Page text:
December 29, 2010
Good Riddance, but Thank You.
My older daughter and I watched Planes, Trains and Automobiles the other day. That film could be a metaphor for our year. There were moments to laugh along with the characters and moments to laugh, painfully, at them. The two characters, polar opposites played by Steve Martin and John Candy (may he rest in peace), went through every delay and difficulty imaginable while they attempted to make their way home for Thanksgiving, but home they did finally arrive. Or rather, Steve Martin's character arrives home, realizing that John Candy's character is esentially homeless, and invites him in to stay for a while. Through all his trials, and his new relationship with Candy's lovable, generous, but clownish character, Martin's uptight, impatient, selfishly driven character realizes that he has been spending too little time at home and with family, and concentrating too much on work and ambition. He finally truly appreciates what he has, but it would not have happened had he not gone through the comedy of errors which made him look deeply into his heart and examine what he finds there.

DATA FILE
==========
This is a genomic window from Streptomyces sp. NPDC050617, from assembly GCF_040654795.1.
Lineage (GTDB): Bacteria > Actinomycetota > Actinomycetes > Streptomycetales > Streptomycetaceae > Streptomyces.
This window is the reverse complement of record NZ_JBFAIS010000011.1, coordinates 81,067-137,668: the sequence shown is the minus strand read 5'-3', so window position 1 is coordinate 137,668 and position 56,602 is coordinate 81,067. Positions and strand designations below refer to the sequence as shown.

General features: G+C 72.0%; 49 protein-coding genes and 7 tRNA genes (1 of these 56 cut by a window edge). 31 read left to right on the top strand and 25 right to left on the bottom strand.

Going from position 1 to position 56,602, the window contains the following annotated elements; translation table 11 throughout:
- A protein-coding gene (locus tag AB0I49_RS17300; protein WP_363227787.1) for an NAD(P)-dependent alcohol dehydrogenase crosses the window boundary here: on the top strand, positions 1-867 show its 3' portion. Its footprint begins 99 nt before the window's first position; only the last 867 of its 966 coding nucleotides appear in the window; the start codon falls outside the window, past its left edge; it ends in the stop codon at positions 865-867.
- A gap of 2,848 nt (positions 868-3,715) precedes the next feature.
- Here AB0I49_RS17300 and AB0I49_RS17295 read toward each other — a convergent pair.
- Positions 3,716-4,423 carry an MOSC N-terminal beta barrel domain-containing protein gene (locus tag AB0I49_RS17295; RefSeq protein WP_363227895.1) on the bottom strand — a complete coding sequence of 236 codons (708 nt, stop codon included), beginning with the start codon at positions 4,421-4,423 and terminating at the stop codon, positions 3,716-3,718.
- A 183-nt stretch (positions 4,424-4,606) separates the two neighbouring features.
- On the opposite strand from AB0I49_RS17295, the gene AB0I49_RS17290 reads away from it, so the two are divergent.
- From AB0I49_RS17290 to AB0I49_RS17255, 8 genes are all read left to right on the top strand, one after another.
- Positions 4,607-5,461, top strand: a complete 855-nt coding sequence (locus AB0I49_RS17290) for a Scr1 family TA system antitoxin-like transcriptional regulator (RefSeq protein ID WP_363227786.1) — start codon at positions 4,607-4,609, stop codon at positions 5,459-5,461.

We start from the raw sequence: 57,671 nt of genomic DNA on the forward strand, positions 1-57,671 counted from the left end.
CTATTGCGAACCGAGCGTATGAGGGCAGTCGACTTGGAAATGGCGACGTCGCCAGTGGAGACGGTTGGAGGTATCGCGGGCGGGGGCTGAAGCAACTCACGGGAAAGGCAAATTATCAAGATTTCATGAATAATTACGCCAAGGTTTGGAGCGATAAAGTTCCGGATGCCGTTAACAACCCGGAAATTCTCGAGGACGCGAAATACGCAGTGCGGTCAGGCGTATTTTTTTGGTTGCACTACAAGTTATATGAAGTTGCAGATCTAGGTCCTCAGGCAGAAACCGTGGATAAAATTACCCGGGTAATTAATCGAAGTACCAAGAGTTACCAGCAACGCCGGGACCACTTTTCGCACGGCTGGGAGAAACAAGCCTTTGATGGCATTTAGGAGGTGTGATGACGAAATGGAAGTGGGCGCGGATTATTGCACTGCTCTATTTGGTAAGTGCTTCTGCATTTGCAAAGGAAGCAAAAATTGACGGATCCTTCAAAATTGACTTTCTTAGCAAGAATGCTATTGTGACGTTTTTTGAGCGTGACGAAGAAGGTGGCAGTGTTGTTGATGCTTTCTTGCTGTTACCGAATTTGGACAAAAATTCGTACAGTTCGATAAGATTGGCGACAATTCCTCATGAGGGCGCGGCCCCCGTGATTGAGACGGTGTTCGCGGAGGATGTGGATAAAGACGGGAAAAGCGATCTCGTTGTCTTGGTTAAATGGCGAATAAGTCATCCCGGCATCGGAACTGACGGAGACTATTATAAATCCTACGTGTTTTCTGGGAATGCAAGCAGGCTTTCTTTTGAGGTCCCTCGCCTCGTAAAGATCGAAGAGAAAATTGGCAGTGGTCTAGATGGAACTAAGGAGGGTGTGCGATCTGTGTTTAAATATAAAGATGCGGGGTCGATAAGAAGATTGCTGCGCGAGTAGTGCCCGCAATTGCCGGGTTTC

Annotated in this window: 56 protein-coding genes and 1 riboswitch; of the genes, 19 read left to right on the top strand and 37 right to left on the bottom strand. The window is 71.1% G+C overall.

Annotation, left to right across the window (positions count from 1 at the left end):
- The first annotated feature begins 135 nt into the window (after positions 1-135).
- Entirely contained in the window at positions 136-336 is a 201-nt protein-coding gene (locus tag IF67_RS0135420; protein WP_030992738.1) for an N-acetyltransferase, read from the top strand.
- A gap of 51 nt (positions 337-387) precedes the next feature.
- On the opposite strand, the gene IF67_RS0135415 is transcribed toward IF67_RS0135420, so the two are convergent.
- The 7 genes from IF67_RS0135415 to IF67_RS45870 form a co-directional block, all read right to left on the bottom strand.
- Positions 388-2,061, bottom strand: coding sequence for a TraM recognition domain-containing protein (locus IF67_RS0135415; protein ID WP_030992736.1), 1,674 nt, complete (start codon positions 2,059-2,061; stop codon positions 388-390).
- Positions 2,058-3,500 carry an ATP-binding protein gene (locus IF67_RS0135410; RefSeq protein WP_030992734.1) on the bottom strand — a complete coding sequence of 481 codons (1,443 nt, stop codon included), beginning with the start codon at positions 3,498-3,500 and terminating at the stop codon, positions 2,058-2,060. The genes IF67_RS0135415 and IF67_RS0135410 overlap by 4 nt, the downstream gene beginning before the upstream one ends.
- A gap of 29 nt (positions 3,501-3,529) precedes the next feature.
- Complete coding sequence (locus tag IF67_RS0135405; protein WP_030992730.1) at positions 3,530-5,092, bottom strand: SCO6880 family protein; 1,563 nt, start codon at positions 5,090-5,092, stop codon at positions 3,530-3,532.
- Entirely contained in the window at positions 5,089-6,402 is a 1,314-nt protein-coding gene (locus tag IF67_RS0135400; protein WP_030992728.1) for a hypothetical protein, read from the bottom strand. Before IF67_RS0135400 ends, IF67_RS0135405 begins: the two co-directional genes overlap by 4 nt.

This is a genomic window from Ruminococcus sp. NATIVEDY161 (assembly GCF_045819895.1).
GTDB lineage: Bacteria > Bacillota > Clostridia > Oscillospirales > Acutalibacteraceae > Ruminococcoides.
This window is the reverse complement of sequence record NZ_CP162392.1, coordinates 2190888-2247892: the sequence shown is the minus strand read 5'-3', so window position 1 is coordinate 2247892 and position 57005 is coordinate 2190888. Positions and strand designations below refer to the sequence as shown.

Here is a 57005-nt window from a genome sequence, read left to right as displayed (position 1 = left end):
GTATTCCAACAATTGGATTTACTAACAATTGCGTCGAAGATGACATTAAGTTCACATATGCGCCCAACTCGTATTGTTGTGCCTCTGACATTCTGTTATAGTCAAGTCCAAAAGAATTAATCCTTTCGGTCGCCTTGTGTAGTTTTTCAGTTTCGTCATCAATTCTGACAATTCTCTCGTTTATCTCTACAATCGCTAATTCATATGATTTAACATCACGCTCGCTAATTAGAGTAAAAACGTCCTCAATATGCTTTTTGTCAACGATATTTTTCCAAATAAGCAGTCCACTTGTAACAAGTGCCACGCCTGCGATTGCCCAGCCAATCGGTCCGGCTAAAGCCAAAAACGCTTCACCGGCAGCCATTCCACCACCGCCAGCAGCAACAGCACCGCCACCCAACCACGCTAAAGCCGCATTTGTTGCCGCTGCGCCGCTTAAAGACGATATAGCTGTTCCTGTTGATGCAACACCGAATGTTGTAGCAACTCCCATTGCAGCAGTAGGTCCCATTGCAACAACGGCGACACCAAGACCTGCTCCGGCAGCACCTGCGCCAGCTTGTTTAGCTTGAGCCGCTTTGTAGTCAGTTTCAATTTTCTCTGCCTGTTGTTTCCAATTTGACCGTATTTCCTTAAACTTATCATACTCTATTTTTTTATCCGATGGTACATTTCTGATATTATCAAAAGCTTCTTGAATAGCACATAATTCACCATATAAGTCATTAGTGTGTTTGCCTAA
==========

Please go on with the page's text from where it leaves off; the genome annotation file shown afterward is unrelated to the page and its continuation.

Every member of my family took their turn to go through something difficult this year. Whether it was a prolonged, toxic social situation at school or a tough predicament at work, a decision to finally say 'no' to something expected of them or 'yes' to something unattractive but needed, a bout with the much hyped 'swine flu', or a sinus infection that went on and on, we all pushed through our troubles and came out the other side alive and kicking. This year, one phrase passed my lips more often than any other: 'It could be worse.' After all, all we were dealing with was what most other families deal with from time to time. We didn't endure a Tsunami and lose loved ones, have our home shelled by enemy gunfire, lose our jobs to a giant global recession, or lose our home to fire, flood or devastating earthquake. We are still here, carrying on together as before, which is a good place to be.